Ember Ghost uses a language called Markdown to format text, and so does the original Ghost 🎉
The main difference between the hosted Ghost platform and Ember Ghost is that we just use files on disk, so you can either edit your Markdown files directly or you can use a desktop Markdown editor. It keeps things simple but it can sometimes feel like you are writing on pro-mode 😎
If you want to start a new post we recommend that you use the built in generator
ember generate post "The next big thing - Ember Ghost". This will create a file for you and setup the start of the metadata.
For now, though, let's run you through some of the basics of editing Markdown. You can see this post directly on github if you want to see all the Markdown we've used. (don't forget to click the Raw button to see the source).
The most common shortcuts are of course, bold text, italic text, and hyperlinks. These generally make up the bulk of any document. You can also make headings using
# at the start of the line (multiple
# symbols for h2/h3/h4/etc)
With just a couple of extra characters here and there, you're well on your way to creating a beautifully formatted story.
Images in Markdown look just the same as links, except they're prefixed with an exclamation mark, like this:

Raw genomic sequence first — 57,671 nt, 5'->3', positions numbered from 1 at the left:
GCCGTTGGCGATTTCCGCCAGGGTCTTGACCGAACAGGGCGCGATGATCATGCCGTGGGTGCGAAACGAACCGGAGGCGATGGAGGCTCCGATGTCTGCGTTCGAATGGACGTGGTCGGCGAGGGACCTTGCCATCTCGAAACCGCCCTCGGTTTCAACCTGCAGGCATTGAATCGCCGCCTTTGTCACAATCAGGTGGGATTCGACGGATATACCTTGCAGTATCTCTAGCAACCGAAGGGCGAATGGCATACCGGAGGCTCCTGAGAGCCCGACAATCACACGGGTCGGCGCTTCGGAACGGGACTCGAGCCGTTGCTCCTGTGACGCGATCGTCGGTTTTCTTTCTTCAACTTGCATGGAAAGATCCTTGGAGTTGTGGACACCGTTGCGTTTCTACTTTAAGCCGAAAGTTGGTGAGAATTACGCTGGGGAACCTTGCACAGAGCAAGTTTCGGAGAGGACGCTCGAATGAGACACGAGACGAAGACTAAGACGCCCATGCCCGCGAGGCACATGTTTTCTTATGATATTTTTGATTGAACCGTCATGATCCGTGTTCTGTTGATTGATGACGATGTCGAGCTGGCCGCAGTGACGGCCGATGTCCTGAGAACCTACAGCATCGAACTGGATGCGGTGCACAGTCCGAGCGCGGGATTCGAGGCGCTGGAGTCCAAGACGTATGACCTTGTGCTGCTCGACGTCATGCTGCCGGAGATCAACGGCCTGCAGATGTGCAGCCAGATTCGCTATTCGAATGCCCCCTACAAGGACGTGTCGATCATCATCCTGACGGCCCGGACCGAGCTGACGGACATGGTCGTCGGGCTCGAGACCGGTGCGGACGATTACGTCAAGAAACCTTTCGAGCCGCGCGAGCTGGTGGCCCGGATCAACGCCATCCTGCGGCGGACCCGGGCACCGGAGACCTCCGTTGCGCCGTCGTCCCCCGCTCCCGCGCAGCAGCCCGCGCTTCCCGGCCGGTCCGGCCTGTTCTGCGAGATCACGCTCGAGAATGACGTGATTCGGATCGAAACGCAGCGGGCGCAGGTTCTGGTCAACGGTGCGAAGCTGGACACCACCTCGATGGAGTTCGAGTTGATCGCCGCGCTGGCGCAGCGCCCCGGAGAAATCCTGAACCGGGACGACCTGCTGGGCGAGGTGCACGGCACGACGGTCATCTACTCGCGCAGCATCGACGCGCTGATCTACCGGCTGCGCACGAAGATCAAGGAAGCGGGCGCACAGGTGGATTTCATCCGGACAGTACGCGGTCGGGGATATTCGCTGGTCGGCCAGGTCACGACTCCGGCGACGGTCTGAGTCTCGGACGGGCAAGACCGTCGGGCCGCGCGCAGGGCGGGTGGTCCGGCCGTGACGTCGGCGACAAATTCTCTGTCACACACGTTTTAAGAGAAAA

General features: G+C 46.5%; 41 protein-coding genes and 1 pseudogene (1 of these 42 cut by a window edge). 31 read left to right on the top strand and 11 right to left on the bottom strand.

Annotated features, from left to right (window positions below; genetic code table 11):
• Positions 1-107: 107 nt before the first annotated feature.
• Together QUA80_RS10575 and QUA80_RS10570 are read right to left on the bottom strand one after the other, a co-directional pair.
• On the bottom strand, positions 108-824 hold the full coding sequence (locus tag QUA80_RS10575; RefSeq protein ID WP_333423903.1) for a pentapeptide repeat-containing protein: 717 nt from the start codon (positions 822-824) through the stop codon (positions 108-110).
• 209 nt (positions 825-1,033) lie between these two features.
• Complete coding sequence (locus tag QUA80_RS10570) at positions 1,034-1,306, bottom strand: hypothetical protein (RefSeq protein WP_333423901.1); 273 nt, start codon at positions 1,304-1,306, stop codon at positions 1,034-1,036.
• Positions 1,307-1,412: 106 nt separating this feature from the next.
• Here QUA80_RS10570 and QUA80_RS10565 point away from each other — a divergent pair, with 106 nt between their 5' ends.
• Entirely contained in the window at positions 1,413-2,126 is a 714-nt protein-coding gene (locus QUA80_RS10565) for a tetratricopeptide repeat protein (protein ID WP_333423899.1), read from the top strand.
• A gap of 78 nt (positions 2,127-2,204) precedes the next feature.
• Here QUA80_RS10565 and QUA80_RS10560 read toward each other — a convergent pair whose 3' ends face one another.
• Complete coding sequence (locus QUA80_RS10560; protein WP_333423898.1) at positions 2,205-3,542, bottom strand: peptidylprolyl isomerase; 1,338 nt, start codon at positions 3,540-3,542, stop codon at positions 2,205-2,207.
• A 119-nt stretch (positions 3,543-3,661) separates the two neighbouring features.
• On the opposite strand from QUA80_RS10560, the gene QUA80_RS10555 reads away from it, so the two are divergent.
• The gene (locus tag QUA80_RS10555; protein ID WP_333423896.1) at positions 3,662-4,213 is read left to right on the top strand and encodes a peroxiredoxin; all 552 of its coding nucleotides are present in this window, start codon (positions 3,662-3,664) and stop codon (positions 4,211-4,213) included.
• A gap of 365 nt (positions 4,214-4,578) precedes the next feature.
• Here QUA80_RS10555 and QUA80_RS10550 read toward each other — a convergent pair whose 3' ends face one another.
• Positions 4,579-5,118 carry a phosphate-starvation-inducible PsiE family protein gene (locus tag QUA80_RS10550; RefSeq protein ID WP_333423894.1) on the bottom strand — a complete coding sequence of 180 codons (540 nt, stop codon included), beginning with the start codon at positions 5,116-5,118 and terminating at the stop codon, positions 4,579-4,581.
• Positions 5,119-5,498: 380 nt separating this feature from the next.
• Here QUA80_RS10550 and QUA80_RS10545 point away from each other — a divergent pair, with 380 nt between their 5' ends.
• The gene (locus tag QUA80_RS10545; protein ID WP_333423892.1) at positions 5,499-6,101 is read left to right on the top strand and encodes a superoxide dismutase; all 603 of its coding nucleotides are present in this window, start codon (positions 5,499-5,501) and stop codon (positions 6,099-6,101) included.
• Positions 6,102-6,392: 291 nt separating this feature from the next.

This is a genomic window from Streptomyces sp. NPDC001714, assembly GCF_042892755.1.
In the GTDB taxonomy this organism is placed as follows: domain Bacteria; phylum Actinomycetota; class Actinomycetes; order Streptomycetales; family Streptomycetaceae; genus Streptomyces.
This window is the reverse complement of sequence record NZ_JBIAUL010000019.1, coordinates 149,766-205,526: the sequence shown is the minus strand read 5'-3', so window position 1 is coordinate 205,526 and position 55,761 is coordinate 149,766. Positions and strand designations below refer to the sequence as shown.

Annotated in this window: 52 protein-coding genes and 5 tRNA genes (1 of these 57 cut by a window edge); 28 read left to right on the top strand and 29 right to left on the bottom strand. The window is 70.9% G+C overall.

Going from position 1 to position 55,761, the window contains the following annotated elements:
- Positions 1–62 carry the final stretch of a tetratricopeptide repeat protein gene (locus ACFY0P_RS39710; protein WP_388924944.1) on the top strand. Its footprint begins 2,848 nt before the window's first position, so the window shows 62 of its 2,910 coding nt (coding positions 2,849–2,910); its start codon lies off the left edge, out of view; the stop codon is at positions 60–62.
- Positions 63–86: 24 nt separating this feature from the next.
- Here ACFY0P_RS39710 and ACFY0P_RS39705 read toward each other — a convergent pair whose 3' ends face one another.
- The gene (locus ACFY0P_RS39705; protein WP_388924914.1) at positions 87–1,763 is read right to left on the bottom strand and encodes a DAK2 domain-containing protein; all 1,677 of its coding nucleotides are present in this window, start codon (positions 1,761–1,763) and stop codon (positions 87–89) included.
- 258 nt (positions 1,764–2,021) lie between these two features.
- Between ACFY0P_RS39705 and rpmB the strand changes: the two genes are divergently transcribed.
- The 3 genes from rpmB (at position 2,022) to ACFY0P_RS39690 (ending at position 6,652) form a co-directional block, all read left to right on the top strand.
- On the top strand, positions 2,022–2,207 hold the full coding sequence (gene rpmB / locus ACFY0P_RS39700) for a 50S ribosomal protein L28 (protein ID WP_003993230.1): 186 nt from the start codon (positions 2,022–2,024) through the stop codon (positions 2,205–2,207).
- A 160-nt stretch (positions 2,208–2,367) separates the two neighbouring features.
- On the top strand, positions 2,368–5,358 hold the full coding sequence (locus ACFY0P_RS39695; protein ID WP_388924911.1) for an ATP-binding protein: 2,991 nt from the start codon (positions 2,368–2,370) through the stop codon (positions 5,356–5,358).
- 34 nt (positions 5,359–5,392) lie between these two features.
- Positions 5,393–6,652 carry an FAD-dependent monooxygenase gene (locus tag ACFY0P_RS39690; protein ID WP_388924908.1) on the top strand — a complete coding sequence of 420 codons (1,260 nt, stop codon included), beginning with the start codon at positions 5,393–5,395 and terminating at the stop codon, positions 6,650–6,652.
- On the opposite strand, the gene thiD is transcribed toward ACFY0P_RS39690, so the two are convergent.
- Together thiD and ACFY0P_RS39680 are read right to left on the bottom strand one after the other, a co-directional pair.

If you want to add images to your Ember Ghost app you can just drop them in the
/public folder, which you should see if you are running this locally!
Important Note: Ember Ghost does not currently have automatic image resizing, so it's always a good idea to make sure your images aren't gigantic files before adding them to your project.
Lists in HTML are a formatting nightmare, but in Markdown they become an absolute breeze with just a couple of characters and a bit of smart automation. For numbered lists, just write out the numbers. For bullet lists, just use
+. Like this:
- Crack the eggs over a bowl
- Whisk them together
- Make an omelette
- Remember to buy milk
- Feed the cat
- Come up with idea for next story
When you want to pull out a particularly good excerpt in the middle of a piece, you can use
> at the beginning of a paragraph to turn it into a Blockquote. You might've seen this formatting before in email clients.
A well placed quote guides a reader through a story, helping them to understand the most important points being made
All themes handles blockquotes slightly differently. Sometimes they'll look better kept shorter, while other times you can quote fairly hefty amounts of text and get away with it. Generally, the safest option is to use blockquotes sparingly.
Dividing things up
If you're writing a piece in parts and you just feel like you need to divide a couple of sections distinctly from each other, a horizontal rule might be just what you need. Dropping
--- on a new line will create a sleek divider, anywhere you want it.
This should get you going with the vast majority of what you need to do in the editor, but if you're still curious about more advanced tips then check out the Advanced Markdown Guide - or if you'd rather learn about how tags work, we've got a overview of how to use tags.